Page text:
Invasive Species Compendium

Detailed coverage of invasive species threatening livelihoods and the environment worldwide

Abstract

Influence of the population spatial structure on seed rain distribution of an invasive plant under harsh environment.

Abstract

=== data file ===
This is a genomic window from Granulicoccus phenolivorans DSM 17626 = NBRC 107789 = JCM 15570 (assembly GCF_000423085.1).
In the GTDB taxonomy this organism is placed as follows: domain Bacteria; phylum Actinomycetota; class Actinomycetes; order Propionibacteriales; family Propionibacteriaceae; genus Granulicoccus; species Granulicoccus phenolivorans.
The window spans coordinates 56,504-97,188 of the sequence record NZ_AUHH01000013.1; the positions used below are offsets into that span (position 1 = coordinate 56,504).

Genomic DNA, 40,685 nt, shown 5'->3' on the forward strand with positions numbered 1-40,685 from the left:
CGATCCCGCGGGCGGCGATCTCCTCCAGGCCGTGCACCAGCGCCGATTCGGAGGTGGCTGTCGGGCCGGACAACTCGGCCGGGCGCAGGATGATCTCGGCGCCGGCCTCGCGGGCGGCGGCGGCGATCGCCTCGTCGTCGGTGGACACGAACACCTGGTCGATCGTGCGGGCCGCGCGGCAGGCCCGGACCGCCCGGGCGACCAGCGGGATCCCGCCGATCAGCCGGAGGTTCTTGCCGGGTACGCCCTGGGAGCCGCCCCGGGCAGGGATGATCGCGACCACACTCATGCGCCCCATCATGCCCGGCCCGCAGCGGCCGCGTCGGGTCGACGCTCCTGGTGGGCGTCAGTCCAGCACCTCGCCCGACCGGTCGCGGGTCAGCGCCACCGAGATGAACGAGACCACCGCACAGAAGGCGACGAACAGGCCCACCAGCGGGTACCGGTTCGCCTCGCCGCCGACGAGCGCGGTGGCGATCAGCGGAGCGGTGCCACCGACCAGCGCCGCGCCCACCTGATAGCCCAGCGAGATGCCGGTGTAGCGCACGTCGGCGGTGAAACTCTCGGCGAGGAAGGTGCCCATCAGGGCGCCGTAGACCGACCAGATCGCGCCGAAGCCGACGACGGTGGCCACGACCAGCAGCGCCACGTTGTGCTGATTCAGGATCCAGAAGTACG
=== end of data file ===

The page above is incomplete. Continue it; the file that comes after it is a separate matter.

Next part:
Distribution of seeds of an invasive species is important for the spread of the invasion and for any directed eradication action. This distribution is driven by seed rain. We studied the influence of tussocks on the spatial pattern of seed rain and resulting population spatial pattern of an invasive Antarctic Poa annua L. population. Our hypothesis was that the tussocks trap wind-dispersed seeds. We set 40 artificial grass seed traps simulating tussocks and 40 soil seed traps (control) in the area occupied by the population. The traps were exposed for a total of 3 years and exchanged periodically. We assessed the seed bank in soil extracted for installation of our control traps. Seed number was determined by the germination method. We did not find any significant difference between the types of traps regarding the number of trapped seeds and the number of traps containing seeds, however trapping events were greater for artificial grass traps. The average size of the seed rain was 13.5 seeds m-2 year-1 and the size of the soil seed bank was 216 seeds m-2. We estimated that accumulation of the soil seed bank required around 16 years. Artificial grass discs may be more efficient than bare soil in accumulating seeds, therefore grass tussocks may influence the spatial population structure not only through local seed deposition, but also by intercepting seeds dispersed by wind. Our research further supports, that directed soil removal from underneath the tussocks is the most efficient eradication method of P. annua in Antarctica.